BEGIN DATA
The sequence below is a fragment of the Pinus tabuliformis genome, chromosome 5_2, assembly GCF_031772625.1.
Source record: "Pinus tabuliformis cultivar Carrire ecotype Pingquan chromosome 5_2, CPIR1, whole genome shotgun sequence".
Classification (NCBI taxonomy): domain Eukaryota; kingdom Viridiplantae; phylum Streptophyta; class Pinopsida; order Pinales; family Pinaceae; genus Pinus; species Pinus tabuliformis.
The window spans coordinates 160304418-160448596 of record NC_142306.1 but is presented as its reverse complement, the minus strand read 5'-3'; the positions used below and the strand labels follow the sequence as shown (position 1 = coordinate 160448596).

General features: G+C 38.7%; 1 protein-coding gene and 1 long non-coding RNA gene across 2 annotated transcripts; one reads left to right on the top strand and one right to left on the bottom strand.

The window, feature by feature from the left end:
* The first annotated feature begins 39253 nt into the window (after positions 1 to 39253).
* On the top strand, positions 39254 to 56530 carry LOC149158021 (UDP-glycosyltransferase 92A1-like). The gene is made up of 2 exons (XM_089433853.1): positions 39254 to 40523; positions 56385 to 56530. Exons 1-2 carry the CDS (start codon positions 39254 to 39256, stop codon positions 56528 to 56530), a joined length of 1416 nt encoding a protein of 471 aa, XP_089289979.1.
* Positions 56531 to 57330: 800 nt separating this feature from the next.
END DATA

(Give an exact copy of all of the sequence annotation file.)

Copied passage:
The sequence below is a fragment of the Pinus tabuliformis genome, chromosome 5_2, assembly GCF_031772625.1.
Source record: "Pinus tabuliformis cultivar Carrire ecotype Pingquan chromosome 5_2, CPIR1, whole genome shotgun sequence".
Classification (NCBI taxonomy): domain Eukaryota; kingdom Viridiplantae; phylum Streptophyta; class Pinopsida; order Pinales; family Pinaceae; genus Pinus; species Pinus tabuliformis.
The window spans coordinates 160304418-160448596 of record NC_142306.1 but is presented as its reverse complement, the minus strand read 5'-3'; the positions used below and the strand labels follow the sequence as shown (position 1 = coordinate 160448596).

General features: G+C 38.7%; 1 protein-coding gene and 1 long non-coding RNA gene across 2 annotated transcripts; one reads left to right on the top strand and one right to left on the bottom strand.

The window, feature by feature from the left end:
* The first annotated feature begins 39253 nt into the window (after positions 1 to 39253).
* On the top strand, positions 39254 to 56530 carry LOC149158021 (UDP-glycosyltransferase 92A1-like). The gene is made up of 2 exons (XM_089433853.1): positions 39254 to 40523; positions 56385 to 56530. Exons 1-2 carry the CDS (start codon positions 39254 to 39256, stop codon positions 56528 to 56530), a joined length of 1416 nt encoding a protein of 471 aa, XP_089289979.1.
* Positions 56531 to 57330: 800 nt separating this feature from the next.